National averages can cover up a lot of bad stuff.

Posted by: Harry Eagar at April 16, 2004 8:23 PM


That's why people move.

Posted by: oj at April 16, 2004 9:13 PM

In my neck of the woods people are complaining the the local newspaper about the economy but houses are going up around me like crazy. And these are not small homes. 2500 sq. feet, almost $200,000 homes (that is a somewhat upscale price around here).

Posted by: Bartman at April 17, 2004 9:06 AM

What Harry said. New England, especially Boston lost 30%. Exception: waterfront properties never go down. In the long run, since then, the market has blazed to infinity and beyond.

Posted by: genecis at April 17, 2004 11:59 AM

in the long run being all that matters

Posted by: oj at April 17, 2004 1:22 PM

In the Washington area, vacancies in office space in the central city are way, way up, but in the suburbs, there's a real building boom going on. Part of the reason my own property values have gone way up in the last two years is that there has been, and is still ongoing, a lot of commercial construction on the main street outside my condo/apartment complex; Home Depot and Walmart have both built stores and more is coming. While the additional traffic will be problematic, I have to admit it'll be a lot better shopping-wise; the eastern side of Manassas was underdeveloped commercial-wise for a long time compared to the western outskirts fronting on Sudley Road running north to the National Battlefield Park.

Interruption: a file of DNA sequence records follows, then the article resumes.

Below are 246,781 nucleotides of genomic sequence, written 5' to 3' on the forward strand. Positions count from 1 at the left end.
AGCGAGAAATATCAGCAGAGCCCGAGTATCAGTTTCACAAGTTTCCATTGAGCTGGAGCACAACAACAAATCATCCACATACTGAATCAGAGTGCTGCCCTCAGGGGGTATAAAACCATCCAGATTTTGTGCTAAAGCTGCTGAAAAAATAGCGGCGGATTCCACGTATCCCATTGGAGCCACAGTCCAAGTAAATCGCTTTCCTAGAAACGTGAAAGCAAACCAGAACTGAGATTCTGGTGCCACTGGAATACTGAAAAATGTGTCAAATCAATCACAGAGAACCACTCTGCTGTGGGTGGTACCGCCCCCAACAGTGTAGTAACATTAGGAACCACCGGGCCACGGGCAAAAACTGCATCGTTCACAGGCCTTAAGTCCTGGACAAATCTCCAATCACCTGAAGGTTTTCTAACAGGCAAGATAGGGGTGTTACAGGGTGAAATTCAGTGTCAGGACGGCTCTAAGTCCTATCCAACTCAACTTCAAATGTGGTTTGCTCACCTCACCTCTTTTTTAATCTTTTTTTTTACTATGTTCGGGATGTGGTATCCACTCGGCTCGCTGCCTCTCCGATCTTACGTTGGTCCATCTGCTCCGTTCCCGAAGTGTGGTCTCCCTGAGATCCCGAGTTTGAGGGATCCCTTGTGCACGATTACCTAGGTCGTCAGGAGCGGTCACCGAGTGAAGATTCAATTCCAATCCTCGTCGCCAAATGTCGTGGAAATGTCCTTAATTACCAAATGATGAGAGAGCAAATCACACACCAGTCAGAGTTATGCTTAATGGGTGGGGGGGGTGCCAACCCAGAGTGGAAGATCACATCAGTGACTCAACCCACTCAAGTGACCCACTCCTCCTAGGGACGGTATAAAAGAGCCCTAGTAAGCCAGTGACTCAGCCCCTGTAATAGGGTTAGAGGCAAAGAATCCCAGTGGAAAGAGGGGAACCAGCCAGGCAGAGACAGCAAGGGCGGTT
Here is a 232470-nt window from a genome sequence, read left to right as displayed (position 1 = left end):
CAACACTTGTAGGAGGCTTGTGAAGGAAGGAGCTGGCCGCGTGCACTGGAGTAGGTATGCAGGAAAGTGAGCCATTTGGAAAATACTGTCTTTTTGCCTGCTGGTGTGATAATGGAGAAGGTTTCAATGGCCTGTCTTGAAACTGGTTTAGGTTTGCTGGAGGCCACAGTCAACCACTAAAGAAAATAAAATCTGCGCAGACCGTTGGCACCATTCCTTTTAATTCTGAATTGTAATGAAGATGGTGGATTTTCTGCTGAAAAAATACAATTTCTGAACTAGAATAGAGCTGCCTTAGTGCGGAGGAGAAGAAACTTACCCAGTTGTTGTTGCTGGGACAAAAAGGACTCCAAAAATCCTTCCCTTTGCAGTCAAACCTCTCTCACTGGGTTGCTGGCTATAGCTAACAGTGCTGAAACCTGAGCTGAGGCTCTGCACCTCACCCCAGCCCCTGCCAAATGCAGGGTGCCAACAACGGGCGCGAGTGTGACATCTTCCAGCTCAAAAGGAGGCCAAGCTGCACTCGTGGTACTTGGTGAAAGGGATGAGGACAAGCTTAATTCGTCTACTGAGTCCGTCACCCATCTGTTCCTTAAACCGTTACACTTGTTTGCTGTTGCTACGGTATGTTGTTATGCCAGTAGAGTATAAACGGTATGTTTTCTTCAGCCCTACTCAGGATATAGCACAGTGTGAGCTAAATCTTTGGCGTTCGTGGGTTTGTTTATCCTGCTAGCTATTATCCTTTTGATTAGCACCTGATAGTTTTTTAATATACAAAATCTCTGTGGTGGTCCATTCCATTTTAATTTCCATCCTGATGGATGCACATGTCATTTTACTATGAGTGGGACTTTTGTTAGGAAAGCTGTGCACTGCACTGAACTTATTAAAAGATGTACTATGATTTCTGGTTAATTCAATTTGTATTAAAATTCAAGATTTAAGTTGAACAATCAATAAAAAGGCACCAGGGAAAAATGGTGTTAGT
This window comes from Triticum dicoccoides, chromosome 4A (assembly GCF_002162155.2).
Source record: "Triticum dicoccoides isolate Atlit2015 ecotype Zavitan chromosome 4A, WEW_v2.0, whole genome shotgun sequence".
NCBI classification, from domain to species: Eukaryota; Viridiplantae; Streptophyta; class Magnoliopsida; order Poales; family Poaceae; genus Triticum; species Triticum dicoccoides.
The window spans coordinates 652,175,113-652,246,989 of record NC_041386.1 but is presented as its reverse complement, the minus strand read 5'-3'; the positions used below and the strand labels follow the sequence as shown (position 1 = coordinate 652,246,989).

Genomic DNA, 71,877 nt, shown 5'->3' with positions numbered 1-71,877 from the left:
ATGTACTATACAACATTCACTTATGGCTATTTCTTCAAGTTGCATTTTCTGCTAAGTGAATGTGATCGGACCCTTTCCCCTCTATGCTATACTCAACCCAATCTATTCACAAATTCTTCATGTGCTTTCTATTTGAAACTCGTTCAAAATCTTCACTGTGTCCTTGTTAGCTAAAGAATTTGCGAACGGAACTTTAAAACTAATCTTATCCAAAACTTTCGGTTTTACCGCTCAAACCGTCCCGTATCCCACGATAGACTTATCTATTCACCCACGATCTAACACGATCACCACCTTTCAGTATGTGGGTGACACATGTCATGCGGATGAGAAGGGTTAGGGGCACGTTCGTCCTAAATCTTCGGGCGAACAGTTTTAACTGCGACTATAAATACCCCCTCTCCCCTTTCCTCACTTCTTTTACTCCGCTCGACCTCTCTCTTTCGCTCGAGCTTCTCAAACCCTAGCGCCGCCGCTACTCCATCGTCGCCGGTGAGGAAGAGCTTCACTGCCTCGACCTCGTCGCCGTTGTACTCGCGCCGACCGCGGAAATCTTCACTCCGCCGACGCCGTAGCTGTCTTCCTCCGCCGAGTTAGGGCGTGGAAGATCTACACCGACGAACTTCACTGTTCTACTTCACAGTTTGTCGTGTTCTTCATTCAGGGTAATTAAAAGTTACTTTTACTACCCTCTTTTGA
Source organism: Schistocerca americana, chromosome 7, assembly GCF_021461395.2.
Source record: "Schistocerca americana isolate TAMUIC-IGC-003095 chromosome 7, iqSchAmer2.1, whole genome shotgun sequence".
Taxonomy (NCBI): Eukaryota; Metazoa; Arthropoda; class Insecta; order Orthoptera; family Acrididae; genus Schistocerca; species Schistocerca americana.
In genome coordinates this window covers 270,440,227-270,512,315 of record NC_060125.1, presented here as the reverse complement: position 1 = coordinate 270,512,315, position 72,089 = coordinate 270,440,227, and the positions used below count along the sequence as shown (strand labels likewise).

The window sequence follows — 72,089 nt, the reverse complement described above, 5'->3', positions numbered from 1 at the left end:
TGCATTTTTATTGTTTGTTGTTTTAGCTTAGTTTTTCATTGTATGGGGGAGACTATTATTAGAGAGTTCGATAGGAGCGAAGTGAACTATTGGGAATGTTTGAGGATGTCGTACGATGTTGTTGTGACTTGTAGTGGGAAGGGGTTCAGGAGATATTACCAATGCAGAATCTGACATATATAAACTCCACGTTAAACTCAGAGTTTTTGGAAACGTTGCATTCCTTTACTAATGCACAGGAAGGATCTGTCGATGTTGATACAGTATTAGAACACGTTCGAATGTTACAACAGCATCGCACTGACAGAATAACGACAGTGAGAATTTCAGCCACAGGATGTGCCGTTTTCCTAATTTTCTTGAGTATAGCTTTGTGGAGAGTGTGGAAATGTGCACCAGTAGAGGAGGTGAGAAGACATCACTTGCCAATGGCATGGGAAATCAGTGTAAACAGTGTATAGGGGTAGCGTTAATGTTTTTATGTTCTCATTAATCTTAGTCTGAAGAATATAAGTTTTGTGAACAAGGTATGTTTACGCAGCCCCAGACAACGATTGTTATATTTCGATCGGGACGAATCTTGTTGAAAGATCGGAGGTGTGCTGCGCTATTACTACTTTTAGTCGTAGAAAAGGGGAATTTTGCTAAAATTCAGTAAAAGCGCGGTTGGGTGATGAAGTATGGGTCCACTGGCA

Posted by: Joe at April 17, 2004 3:27 PM


Having been furloughed from my airline job to something far less lucrative, I can tell you with the authority of first hand experience that the short run can matter very, very much.

And the only way to get to the long run is through a heck of a lot of short runs.

Posted by: Jeff Guinn at April 17, 2004 5:35 PM


To you.

Posted by: oj at April 17, 2004 8:23 PM

There's nobody else it matters to.

It is not a sign of success to lose everything you have and move. "Grapes of Wrath."

As of a few weeks ago (haven't checked lately), the cheapest house for sale in my island was listed at $425,000.

The median income is a shade over $60K/family. Even at negative interest, over half the people cannot even think about buying a house.

Posted by: Harry Eagar at April 17, 2004 10:40 PM


Why? They found better lives in CA.

Posted by: oj at April 17, 2004 10:46 PM

And house prices even higher. Small older two-bedrooms in my part of CA (Anaheim) are approaching half a million a pop; the only places where prices are significantly lower are the local "rust-belts" where there isn't a high-paying job for 40-50 miles.

Posted by: Ken at April 19, 2004 7:30 PM